‘Disgrace’: Michigan House urges indicted lawmaker to resign

FILE - In this Friday, June 12, 2015 file photo, Michigan State Representative Larry Inman is seen in his Traverse City, Mich, area home. The Michigan House has approved a resolution urging Inman to resign as he faces federal charges over an alleged scheme to trade votes for campaign money. (Jan-Michael Stump/Traverse City Record-Eagle via AP, File)

By DAVID EGGERT
Associated Press
LANSING — The Michigan House approved a resolution Thursday urging the resignation of a lawmaker who is facing federal charges over an alleged scheme to trade votes for campaign money.
In the measure, which passed 98-8, the House reserved the right to take further disciplinary action if state Rep. Larry Inman does not immediately step down. House leaders who had previously called for his resignation declined to say if they will move to expel the Traverse City-area Republican, who was indicted in May.
“I’m still hopeful that he does the right thing,” said GOP House Speaker Lee Chatfield, who previously stripped Inman of his committee assignments. Inman also was kicked out of the Republican caucus following the announcement of charges.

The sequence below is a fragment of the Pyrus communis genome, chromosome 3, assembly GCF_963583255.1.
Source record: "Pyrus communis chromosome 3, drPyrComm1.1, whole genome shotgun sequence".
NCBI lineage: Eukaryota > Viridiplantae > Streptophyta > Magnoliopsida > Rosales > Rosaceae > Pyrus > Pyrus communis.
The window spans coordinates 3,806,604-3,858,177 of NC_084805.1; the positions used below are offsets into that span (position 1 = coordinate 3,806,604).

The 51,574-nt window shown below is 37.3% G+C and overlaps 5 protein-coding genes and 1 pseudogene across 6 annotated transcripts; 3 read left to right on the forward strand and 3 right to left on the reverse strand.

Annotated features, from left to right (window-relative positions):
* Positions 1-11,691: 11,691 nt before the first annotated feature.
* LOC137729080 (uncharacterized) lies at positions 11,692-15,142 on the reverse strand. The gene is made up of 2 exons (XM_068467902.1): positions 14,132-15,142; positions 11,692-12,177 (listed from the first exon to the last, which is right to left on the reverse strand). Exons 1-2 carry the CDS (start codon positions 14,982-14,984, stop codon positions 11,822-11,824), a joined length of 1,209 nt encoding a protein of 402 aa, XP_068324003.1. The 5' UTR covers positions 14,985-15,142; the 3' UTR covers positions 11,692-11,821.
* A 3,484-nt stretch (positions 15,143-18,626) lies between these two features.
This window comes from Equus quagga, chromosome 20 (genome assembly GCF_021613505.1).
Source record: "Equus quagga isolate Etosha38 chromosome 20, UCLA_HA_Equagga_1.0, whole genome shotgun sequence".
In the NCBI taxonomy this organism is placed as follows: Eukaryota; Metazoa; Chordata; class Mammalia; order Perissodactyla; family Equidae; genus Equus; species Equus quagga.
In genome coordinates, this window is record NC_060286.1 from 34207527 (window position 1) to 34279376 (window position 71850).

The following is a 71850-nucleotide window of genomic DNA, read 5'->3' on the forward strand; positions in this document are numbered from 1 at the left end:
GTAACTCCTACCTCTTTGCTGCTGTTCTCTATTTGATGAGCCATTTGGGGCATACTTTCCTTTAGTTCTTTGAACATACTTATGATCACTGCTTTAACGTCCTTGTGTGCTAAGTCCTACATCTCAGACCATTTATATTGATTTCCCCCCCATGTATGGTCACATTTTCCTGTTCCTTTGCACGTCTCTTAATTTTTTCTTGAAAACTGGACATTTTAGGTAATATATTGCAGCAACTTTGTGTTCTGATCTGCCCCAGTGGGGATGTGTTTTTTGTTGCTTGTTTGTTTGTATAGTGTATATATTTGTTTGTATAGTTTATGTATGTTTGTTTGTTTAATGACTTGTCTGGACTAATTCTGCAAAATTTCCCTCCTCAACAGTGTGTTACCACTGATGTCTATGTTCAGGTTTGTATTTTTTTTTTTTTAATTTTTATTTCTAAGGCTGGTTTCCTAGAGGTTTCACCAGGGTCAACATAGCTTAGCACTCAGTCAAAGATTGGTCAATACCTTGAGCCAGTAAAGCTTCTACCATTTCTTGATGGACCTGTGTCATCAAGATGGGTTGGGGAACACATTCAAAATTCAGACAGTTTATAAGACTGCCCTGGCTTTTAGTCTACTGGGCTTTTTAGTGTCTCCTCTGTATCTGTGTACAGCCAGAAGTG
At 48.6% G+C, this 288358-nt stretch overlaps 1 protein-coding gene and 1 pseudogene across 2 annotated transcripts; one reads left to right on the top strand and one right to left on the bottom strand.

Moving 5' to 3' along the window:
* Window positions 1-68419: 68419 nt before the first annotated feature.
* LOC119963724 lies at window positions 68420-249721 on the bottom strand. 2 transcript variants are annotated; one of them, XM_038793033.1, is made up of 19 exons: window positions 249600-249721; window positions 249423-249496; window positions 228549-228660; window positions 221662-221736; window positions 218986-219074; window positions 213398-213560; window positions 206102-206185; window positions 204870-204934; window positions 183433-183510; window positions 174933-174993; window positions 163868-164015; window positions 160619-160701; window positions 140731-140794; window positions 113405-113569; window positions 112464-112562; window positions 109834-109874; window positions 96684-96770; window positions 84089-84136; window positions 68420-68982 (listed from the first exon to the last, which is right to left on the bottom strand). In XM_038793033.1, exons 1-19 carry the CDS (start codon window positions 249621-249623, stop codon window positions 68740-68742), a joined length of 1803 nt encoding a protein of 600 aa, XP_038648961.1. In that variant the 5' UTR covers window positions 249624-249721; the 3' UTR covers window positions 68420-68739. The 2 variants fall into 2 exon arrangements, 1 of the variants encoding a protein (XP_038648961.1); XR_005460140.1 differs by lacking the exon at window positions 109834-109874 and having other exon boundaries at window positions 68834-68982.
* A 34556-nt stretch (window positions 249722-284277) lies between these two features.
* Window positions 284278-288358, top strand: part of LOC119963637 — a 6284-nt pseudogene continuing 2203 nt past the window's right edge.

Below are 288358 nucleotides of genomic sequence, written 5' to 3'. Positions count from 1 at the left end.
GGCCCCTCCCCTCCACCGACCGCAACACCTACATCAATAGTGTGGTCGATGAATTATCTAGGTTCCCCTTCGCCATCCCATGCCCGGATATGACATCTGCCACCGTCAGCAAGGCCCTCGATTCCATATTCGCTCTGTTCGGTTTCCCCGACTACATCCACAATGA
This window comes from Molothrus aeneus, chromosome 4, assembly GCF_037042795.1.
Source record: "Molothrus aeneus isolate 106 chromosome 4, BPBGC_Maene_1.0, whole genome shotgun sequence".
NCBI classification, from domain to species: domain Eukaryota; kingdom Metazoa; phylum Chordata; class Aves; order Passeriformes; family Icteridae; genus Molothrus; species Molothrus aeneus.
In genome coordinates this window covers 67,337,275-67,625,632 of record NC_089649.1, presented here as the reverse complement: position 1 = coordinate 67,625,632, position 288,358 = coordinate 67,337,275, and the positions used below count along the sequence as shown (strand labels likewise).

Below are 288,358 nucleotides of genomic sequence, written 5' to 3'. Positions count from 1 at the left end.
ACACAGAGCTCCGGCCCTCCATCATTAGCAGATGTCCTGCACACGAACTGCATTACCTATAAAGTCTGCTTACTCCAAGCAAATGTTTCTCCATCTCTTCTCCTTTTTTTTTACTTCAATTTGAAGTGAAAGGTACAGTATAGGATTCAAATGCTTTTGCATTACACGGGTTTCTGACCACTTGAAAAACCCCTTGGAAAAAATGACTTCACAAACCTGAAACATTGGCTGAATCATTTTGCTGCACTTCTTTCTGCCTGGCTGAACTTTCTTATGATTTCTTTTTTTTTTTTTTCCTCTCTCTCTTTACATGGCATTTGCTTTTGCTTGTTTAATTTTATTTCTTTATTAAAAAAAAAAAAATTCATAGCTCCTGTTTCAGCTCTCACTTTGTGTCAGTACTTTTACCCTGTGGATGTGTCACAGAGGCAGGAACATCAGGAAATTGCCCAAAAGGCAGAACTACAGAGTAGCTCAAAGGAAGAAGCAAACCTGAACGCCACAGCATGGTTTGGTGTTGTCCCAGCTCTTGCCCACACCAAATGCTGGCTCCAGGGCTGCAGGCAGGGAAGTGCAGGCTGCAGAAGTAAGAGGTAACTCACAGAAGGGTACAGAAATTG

The resolution was introduced in June, but the House waited months to vote to let Inman focus on getting treatment for an addiction to painkillers. A spokesman for Chatfield said Inman has completed his treatment.
Inman’s attorney, Christopher Cooke, said Thursday’s vote was “one more punitive action taken before Representative Inman has had a full opportunity to air his side of the story.”
He said Inman has been locked out of his House office and banned from communicating with his staff.
“We are calling on the House leadership and membership to allow this matter to follow its natural progression through the court system without jeopardizing Representative Inman’s right to a fair and impartial jury,” Cooke said.
The indictment by a grand jury revealed text messages sent last year by Inman to two people affiliated with the Michigan Regional Council of Carpenters and Millwrights, a group that had supported him. He urged them to round up campaign contributions from other unions to win the votes of legislators who were under pressure from Republican leaders to repeal a law that guaranteed higher wages for workers on state-financed construction projects.
The resolution accuses Inman of subjecting the state and House to “ridicule and disgrace,” shaking the public’s trust, and distracting from serious policy issues and debates before the chamber.
Asked about the potential for expelling Inman from his $71,685 job, House Minority Leader Christine Greig, a Democrat, pointed to an ongoing effort to recall him from office.
“I was happy to see that the community actually started organizing,” she said. “That’s really the best outcome … that the community that you represent puts on the pressure for you to do the right thing.”
Inman is serving his third and final House term under term limits.
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